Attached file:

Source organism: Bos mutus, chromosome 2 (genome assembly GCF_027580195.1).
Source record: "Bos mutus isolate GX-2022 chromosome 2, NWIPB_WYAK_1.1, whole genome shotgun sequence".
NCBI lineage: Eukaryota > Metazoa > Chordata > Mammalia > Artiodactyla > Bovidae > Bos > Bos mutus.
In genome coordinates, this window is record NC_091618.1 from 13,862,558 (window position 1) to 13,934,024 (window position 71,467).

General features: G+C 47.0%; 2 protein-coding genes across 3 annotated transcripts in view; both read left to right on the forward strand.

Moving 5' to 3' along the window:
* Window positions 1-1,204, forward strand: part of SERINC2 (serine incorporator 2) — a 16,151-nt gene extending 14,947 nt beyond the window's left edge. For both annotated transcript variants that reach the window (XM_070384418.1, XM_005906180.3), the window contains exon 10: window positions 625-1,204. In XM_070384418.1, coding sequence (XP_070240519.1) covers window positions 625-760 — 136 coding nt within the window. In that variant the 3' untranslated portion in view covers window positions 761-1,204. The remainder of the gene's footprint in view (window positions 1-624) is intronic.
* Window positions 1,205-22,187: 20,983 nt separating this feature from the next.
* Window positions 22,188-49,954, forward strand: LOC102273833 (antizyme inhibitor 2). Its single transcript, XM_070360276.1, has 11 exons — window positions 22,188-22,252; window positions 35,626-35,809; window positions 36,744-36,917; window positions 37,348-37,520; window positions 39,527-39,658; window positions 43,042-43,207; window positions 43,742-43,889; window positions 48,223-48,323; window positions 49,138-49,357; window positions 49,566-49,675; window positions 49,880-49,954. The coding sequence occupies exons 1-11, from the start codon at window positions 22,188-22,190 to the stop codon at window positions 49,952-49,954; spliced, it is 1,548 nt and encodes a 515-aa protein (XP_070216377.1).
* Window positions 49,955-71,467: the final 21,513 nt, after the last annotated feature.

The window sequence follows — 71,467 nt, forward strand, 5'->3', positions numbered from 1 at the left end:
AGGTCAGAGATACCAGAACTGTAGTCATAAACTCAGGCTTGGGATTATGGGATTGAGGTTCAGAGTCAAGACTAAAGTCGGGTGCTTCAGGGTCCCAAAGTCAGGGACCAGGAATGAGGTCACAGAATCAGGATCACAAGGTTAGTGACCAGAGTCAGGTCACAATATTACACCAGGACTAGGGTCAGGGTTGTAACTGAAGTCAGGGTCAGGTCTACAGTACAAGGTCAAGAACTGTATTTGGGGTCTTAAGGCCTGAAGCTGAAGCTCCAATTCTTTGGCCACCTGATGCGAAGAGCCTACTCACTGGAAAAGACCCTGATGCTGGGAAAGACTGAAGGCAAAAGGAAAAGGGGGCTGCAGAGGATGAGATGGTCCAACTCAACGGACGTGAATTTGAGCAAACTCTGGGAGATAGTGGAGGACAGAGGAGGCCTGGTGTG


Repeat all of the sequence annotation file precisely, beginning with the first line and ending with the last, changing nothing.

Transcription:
Source organism: Bos mutus, chromosome 2 (genome assembly GCF_027580195.1).
Source record: "Bos mutus isolate GX-2022 chromosome 2, NWIPB_WYAK_1.1, whole genome shotgun sequence".
NCBI lineage: Eukaryota > Metazoa > Chordata > Mammalia > Artiodactyla > Bovidae > Bos > Bos mutus.
In genome coordinates, this window is record NC_091618.1 from 13,862,558 (window position 1) to 13,934,024 (window position 71,467).

General features: G+C 47.0%; 2 protein-coding genes across 3 annotated transcripts in view; both read left to right on the forward strand.

Moving 5' to 3' along the window:
* Window positions 1-1,204, forward strand: part of SERINC2 (serine incorporator 2) — a 16,151-nt gene extending 14,947 nt beyond the window's left edge. For both annotated transcript variants that reach the window (XM_070384418.1, XM_005906180.3), the window contains exon 10: window positions 625-1,204. In XM_070384418.1, coding sequence (XP_070240519.1) covers window positions 625-760 — 136 coding nt within the window. In that variant the 3' untranslated portion in view covers window positions 761-1,204. The remainder of the gene's footprint in view (window positions 1-624) is intronic.
* Window positions 1,205-22,187: 20,983 nt separating this feature from the next.
* Window positions 22,188-49,954, forward strand: LOC102273833 (antizyme inhibitor 2). Its single transcript, XM_070360276.1, has 11 exons — window positions 22,188-22,252; window positions 35,626-35,809; window positions 36,744-36,917; window positions 37,348-37,520; window positions 39,527-39,658; window positions 43,042-43,207; window positions 43,742-43,889; window positions 48,223-48,323; window positions 49,138-49,357; window positions 49,566-49,675; window positions 49,880-49,954. The coding sequence occupies exons 1-11, from the start codon at window positions 22,188-22,190 to the stop codon at window positions 49,952-49,954; spliced, it is 1,548 nt and encodes a 515-aa protein (XP_070216377.1).
* Window positions 49,955-71,467: the final 21,513 nt, after the last annotated feature.

The window sequence follows — 71,467 nt, forward strand, 5'->3', positions numbered from 1 at the left end:
AGGTCAGAGATACCAGAACTGTAGTCATAAACTCAGGCTTGGGATTATGGGATTGAGGTTCAGAGTCAAGACTAAAGTCGGGTGCTTCAGGGTCCCAAAGTCAGGGACCAGGAATGAGGTCACAGAATCAGGATCACAAGGTTAGTGACCAGAGTCAGGTCACAATATTACACCAGGACTAGGGTCAGGGTTGTAACTGAAGTCAGGGTCAGGTCTACAGTACAAGGTCAAGAACTGTATTTGGGGTCTTAAGGCCTGAAGCTGAAGCTCCAATTCTTTGGCCACCTGATGCGAAGAGCCTACTCACTGGAAAAGACCCTGATGCTGGGAAAGACTGAAGGCAAAAGGAAAAGGGGGCTGCAGAGGATGAGATGGTCCAACTCAACGGACGTGAATTTGAGCAAACTCTGGGAGATAGTGGAGGACAGAGGAGGCCTGGTGTG